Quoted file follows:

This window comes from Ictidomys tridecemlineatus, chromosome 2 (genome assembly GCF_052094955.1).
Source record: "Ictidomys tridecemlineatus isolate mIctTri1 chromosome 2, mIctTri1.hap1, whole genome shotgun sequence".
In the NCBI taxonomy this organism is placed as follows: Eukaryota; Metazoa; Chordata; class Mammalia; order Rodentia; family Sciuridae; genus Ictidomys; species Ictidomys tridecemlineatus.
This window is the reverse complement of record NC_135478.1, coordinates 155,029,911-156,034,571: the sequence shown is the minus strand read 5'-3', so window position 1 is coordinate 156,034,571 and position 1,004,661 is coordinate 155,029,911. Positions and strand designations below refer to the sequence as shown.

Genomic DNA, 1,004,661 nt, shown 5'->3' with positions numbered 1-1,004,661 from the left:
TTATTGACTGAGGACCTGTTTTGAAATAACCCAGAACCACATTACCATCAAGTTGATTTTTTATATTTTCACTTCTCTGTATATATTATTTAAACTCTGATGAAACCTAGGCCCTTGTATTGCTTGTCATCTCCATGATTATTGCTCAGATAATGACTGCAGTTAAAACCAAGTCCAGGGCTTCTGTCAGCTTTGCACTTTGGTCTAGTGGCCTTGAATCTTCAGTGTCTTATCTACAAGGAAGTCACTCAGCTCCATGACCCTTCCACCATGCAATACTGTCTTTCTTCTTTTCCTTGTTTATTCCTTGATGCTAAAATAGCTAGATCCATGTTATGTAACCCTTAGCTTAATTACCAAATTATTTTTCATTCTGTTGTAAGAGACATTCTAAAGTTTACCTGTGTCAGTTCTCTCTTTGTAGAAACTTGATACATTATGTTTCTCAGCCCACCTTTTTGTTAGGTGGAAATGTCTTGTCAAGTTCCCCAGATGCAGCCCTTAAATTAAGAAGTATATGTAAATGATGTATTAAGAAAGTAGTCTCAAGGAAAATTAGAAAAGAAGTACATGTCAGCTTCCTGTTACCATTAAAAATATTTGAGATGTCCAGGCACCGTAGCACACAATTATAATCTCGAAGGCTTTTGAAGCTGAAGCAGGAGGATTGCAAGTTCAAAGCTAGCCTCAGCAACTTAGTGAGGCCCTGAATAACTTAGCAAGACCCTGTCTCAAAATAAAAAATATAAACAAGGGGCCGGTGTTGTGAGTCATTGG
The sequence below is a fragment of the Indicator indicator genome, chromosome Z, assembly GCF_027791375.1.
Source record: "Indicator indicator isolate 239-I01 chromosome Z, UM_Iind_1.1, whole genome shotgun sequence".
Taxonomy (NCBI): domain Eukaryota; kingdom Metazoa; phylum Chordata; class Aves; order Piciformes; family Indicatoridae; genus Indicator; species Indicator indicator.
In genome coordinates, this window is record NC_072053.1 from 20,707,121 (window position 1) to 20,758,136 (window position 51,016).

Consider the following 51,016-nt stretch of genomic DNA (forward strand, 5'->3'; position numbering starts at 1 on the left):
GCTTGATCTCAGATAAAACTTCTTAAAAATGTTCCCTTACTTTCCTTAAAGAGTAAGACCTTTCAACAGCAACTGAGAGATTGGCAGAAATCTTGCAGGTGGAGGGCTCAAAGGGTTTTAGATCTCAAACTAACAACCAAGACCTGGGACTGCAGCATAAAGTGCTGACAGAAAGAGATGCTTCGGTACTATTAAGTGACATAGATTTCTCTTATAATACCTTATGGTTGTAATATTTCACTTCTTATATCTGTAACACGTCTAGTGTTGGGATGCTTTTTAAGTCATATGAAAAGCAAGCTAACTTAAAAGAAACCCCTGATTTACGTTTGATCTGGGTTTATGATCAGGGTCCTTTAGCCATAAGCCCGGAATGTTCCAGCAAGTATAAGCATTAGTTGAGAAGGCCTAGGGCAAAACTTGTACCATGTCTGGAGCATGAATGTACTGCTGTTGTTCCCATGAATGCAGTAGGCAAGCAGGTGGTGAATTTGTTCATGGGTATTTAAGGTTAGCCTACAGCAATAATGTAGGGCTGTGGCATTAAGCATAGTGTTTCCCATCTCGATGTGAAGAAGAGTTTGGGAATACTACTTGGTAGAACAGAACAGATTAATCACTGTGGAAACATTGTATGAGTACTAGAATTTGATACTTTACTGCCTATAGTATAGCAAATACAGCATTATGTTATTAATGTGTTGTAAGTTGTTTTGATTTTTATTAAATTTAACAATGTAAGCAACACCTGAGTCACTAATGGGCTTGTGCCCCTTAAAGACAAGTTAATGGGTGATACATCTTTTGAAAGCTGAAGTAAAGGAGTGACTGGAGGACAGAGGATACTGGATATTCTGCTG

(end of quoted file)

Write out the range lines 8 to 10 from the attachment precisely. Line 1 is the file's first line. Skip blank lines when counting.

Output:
Source record: "Indicator indicator isolate 239-I01 chromosome Z, UM_Iind_1.1, whole genome shotgun sequence".
Taxonomy (NCBI): domain Eukaryota; kingdom Metazoa; phylum Chordata; class Aves; order Piciformes; family Indicatoridae; genus Indicator; species Indicator indicator.
In genome coordinates, this window is record NC_072053.1 from 20,707,121 (window position 1) to 20,758,136 (window position 51,016).